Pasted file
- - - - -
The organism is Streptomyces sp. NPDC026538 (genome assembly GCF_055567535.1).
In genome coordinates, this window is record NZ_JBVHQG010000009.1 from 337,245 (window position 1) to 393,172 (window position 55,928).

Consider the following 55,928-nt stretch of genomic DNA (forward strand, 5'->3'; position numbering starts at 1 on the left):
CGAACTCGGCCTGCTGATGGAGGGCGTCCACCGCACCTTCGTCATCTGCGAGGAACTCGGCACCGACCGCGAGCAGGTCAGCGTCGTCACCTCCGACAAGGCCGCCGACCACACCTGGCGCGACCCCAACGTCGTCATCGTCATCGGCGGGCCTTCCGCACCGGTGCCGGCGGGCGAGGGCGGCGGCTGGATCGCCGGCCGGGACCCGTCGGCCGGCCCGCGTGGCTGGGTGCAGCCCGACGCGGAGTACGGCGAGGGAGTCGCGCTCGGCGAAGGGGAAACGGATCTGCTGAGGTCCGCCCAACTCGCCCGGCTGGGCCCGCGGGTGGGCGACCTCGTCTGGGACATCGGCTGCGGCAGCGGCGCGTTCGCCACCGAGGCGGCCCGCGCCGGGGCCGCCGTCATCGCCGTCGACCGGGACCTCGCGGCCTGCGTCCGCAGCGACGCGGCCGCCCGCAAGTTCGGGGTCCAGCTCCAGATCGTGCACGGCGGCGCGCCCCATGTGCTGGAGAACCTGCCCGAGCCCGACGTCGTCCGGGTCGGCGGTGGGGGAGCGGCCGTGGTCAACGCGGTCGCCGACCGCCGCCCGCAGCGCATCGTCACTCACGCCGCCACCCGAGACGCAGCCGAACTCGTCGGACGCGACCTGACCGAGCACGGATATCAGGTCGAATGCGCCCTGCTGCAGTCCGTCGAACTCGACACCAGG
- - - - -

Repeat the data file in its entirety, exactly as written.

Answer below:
The organism is Streptomyces sp. NPDC026538 (genome assembly GCF_055567535.1).
In genome coordinates, this window is record NZ_JBVHQG010000009.1 from 337,245 (window position 1) to 393,172 (window position 55,928).

Consider the following 55,928-nt stretch of genomic DNA (forward strand, 5'->3'; position numbering starts at 1 on the left):
CGAACTCGGCCTGCTGATGGAGGGCGTCCACCGCACCTTCGTCATCTGCGAGGAACTCGGCACCGACCGCGAGCAGGTCAGCGTCGTCACCTCCGACAAGGCCGCCGACCACACCTGGCGCGACCCCAACGTCGTCATCGTCATCGGCGGGCCTTCCGCACCGGTGCCGGCGGGCGAGGGCGGCGGCTGGATCGCCGGCCGGGACCCGTCGGCCGGCCCGCGTGGCTGGGTGCAGCCCGACGCGGAGTACGGCGAGGGAGTCGCGCTCGGCGAAGGGGAAACGGATCTGCTGAGGTCCGCCCAACTCGCCCGGCTGGGCCCGCGGGTGGGCGACCTCGTCTGGGACATCGGCTGCGGCAGCGGCGCGTTCGCCACCGAGGCGGCCCGCGCCGGGGCCGCCGTCATCGCCGTCGACCGGGACCTCGCGGCCTGCGTCCGCAGCGACGCGGCCGCCCGCAAGTTCGGGGTCCAGCTCCAGATCGTGCACGGCGGCGCGCCCCATGTGCTGGAGAACCTGCCCGAGCCCGACGTCGTCCGGGTCGGCGGTGGGGGAGCGGCCGTGGTCAACGCGGTCGCCGACCGCCGCCCGCAGCGCATCGTCACTCACGCCGCCACCCGAGACGCAGCCGAACTCGTCGGACGCGACCTGACCGAGCACGGATATCAGGTCGAATGCGCCCTGCTGCAGTCCGTCGAACTCGACACCAGG